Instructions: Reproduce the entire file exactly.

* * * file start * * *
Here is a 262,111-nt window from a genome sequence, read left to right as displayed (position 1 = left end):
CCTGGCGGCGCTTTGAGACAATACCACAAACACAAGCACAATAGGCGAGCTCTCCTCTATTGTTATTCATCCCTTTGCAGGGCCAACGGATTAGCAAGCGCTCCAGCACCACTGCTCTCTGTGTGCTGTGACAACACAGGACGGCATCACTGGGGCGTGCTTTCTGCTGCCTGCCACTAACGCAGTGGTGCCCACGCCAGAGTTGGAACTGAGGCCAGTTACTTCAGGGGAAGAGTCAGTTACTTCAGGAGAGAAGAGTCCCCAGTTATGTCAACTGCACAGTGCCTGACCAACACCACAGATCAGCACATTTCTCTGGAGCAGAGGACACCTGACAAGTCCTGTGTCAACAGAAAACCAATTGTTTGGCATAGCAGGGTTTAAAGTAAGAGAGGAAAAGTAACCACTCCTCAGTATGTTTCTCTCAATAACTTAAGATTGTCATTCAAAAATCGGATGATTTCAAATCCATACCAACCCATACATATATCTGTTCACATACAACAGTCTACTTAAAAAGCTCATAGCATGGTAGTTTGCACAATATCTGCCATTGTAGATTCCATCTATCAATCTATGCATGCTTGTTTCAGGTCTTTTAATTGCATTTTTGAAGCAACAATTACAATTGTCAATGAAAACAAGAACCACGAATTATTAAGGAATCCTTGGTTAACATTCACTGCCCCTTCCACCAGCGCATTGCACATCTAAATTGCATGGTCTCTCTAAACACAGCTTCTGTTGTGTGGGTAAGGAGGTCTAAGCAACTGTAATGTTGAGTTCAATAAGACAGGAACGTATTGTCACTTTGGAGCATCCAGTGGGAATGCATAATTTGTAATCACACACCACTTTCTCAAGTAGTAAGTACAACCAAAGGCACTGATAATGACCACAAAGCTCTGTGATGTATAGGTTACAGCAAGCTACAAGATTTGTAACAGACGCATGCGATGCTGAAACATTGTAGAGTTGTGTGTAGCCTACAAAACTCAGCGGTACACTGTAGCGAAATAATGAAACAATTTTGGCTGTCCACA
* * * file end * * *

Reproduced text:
Here is a 262,111-nt window from a genome sequence, read left to right as displayed (position 1 = left end):
CCTGGCGGCGCTTTGAGACAATACCACAAACACAAGCACAATAGGCGAGCTCTCCTCTATTGTTATTCATCCCTTTGCAGGGCCAACGGATTAGCAAGCGCTCCAGCACCACTGCTCTCTGTGTGCTGTGACAACACAGGACGGCATCACTGGGGCGTGCTTTCTGCTGCCTGCCACTAACGCAGTGGTGCCCACGCCAGAGTTGGAACTGAGGCCAGTTACTTCAGGGGAAGAGTCAGTTACTTCAGGAGAGAAGAGTCCCCAGTTATGTCAACTGCACAGTGCCTGACCAACACCACAGATCAGCACATTTCTCTGGAGCAGAGGACACCTGACAAGTCCTGTGTCAACAGAAAACCAATTGTTTGGCATAGCAGGGTTTAAAGTAAGAGAGGAAAAGTAACCACTCCTCAGTATGTTTCTCTCAATAACTTAAGATTGTCATTCAAAAATCGGATGATTTCAAATCCATACCAACCCATACATATATCTGTTCACATACAACAGTCTACTTAAAAAGCTCATAGCATGGTAGTTTGCACAATATCTGCCATTGTAGATTCCATCTATCAATCTATGCATGCTTGTTTCAGGTCTTTTAATTGCATTTTTGAAGCAACAATTACAATTGTCAATGAAAACAAGAACCACGAATTATTAAGGAATCCTTGGTTAACATTCACTGCCCCTTCCACCAGCGCATTGCACATCTAAATTGCATGGTCTCTCTAAACACAGCTTCTGTTGTGTGGGTAAGGAGGTCTAAGCAACTGTAATGTTGAGTTCAATAAGACAGGAACGTATTGTCACTTTGGAGCATCCAGTGGGAATGCATAATTTGTAATCACACACCACTTTCTCAAGTAGTAAGTACAACCAAAGGCACTGATAATGACCACAAAGCTCTGTGATGTATAGGTTACAGCAAGCTACAAGATTTGTAACAGACGCATGCGATGCTGAAACATTGTAGAGTTGTGTGTAGCCTACAAAACTCAGCGGTACACTGTAGCGAAATAATGAAACAATTTTGGCTGTCCACA